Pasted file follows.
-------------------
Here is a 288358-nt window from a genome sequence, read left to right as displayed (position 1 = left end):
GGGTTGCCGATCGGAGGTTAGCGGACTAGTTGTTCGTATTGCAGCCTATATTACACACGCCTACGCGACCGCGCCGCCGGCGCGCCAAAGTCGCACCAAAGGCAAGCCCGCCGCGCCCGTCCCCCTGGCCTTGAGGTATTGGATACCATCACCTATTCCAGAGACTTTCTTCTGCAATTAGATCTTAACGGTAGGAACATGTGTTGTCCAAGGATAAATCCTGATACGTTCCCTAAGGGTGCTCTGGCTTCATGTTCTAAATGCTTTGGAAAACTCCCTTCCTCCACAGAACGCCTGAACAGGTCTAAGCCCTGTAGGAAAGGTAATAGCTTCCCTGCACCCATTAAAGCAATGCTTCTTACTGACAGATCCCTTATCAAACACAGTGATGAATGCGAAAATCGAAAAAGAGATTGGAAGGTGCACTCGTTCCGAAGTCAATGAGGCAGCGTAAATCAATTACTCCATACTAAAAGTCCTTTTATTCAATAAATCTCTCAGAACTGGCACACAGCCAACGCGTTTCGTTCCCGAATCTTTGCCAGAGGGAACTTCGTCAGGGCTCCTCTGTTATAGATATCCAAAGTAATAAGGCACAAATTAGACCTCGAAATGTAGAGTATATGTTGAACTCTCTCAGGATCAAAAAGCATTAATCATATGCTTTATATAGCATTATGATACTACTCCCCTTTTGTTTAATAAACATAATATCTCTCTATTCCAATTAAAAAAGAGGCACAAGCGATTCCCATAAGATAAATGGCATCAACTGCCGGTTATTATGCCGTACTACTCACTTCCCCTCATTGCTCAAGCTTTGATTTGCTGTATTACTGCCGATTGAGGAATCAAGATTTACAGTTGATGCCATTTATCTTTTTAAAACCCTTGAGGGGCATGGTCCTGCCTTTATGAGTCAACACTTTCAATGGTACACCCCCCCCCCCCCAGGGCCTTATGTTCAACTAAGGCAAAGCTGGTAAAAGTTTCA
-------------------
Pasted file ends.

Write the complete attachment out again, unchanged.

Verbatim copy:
Here is a 288358-nt window from a genome sequence, read left to right as displayed (position 1 = left end):
GGGTTGCCGATCGGAGGTTAGCGGACTAGTTGTTCGTATTGCAGCCTATATTACACACGCCTACGCGACCGCGCCGCCGGCGCGCCAAAGTCGCACCAAAGGCAAGCCCGCCGCGCCCGTCCCCCTGGCCTTGAGGTATTGGATACCATCACCTATTCCAGAGACTTTCTTCTGCAATTAGATCTTAACGGTAGGAACATGTGTTGTCCAAGGATAAATCCTGATACGTTCCCTAAGGGTGCTCTGGCTTCATGTTCTAAATGCTTTGGAAAACTCCCTTCCTCCACAGAACGCCTGAACAGGTCTAAGCCCTGTAGGAAAGGTAATAGCTTCCCTGCACCCATTAAAGCAATGCTTCTTACTGACAGATCCCTTATCAAACACAGTGATGAATGCGAAAATCGAAAAAGAGATTGGAAGGTGCACTCGTTCCGAAGTCAATGAGGCAGCGTAAATCAATTACTCCATACTAAAAGTCCTTTTATTCAATAAATCTCTCAGAACTGGCACACAGCCAACGCGTTTCGTTCCCGAATCTTTGCCAGAGGGAACTTCGTCAGGGCTCCTCTGTTATAGATATCCAAAGTAATAAGGCACAAATTAGACCTCGAAATGTAGAGTATATGTTGAACTCTCTCAGGATCAAAAAGCATTAATCATATGCTTTATATAGCATTATGATACTACTCCCCTTTTGTTTAATAAACATAATATCTCTCTATTCCAATTAAAAAAGAGGCACAAGCGATTCCCATAAGATAAATGGCATCAACTGCCGGTTATTATGCCGTACTACTCACTTCCCCTCATTGCTCAAGCTTTGATTTGCTGTATTACTGCCGATTGAGGAATCAAGATTTACAGTTGATGCCATTTATCTTTTTAAAACCCTTGAGGGGCATGGTCCTGCCTTTATGAGTCAACACTTTCAATGGTACACCCCCCCCCCCCCAGGGCCTTATGTTCAACTAAGGCAAAGCTGGTAAAAGTTTCA